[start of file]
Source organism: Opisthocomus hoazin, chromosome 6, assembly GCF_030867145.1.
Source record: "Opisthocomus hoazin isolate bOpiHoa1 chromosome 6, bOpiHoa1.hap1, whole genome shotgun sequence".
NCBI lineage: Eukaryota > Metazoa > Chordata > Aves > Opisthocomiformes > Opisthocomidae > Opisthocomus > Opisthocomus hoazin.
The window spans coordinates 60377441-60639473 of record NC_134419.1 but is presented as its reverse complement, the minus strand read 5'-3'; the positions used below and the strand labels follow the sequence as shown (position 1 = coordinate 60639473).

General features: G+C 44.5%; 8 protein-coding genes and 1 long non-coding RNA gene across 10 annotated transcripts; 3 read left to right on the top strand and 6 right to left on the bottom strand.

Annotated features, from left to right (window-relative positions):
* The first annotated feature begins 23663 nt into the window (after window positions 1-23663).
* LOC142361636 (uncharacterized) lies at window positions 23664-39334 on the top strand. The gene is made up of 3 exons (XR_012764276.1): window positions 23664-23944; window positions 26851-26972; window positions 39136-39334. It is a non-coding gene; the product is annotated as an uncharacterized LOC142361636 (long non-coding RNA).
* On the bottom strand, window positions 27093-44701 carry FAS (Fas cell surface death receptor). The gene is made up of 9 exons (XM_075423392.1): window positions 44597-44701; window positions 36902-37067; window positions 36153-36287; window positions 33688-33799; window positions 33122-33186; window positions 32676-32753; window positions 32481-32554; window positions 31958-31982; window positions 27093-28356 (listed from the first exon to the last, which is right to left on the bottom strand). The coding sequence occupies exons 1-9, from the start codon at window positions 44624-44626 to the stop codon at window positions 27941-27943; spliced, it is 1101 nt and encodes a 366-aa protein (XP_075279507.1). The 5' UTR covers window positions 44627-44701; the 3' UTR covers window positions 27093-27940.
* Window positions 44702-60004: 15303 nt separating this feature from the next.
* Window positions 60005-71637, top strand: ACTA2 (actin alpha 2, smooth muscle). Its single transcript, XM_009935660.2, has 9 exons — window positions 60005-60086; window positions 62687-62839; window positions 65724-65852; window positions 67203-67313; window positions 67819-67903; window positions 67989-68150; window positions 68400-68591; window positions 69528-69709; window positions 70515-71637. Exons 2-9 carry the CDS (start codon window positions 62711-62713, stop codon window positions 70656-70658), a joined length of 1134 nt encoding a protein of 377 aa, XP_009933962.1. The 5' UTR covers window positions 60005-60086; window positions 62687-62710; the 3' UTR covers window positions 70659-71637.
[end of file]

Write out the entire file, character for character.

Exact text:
Source organism: Opisthocomus hoazin, chromosome 6, assembly GCF_030867145.1.
Source record: "Opisthocomus hoazin isolate bOpiHoa1 chromosome 6, bOpiHoa1.hap1, whole genome shotgun sequence".
NCBI lineage: Eukaryota > Metazoa > Chordata > Aves > Opisthocomiformes > Opisthocomidae > Opisthocomus > Opisthocomus hoazin.
The window spans coordinates 60377441-60639473 of record NC_134419.1 but is presented as its reverse complement, the minus strand read 5'-3'; the positions used below and the strand labels follow the sequence as shown (position 1 = coordinate 60639473).

General features: G+C 44.5%; 8 protein-coding genes and 1 long non-coding RNA gene across 10 annotated transcripts; 3 read left to right on the top strand and 6 right to left on the bottom strand.

Annotated features, from left to right (window-relative positions):
* The first annotated feature begins 23663 nt into the window (after window positions 1-23663).
* LOC142361636 (uncharacterized) lies at window positions 23664-39334 on the top strand. The gene is made up of 3 exons (XR_012764276.1): window positions 23664-23944; window positions 26851-26972; window positions 39136-39334. It is a non-coding gene; the product is annotated as an uncharacterized LOC142361636 (long non-coding RNA).
* On the bottom strand, window positions 27093-44701 carry FAS (Fas cell surface death receptor). The gene is made up of 9 exons (XM_075423392.1): window positions 44597-44701; window positions 36902-37067; window positions 36153-36287; window positions 33688-33799; window positions 33122-33186; window positions 32676-32753; window positions 32481-32554; window positions 31958-31982; window positions 27093-28356 (listed from the first exon to the last, which is right to left on the bottom strand). The coding sequence occupies exons 1-9, from the start codon at window positions 44624-44626 to the stop codon at window positions 27941-27943; spliced, it is 1101 nt and encodes a 366-aa protein (XP_075279507.1). The 5' UTR covers window positions 44627-44701; the 3' UTR covers window positions 27093-27940.
* Window positions 44702-60004: 15303 nt separating this feature from the next.
* Window positions 60005-71637, top strand: ACTA2 (actin alpha 2, smooth muscle). Its single transcript, XM_009935660.2, has 9 exons — window positions 60005-60086; window positions 62687-62839; window positions 65724-65852; window positions 67203-67313; window positions 67819-67903; window positions 67989-68150; window positions 68400-68591; window positions 69528-69709; window positions 70515-71637. Exons 2-9 carry the CDS (start codon window positions 62711-62713, stop codon window positions 70656-70658), a joined length of 1134 nt encoding a protein of 377 aa, XP_009933962.1. The 5' UTR covers window positions 60005-60086; window positions 62687-62710; the 3' UTR covers window positions 70659-71637.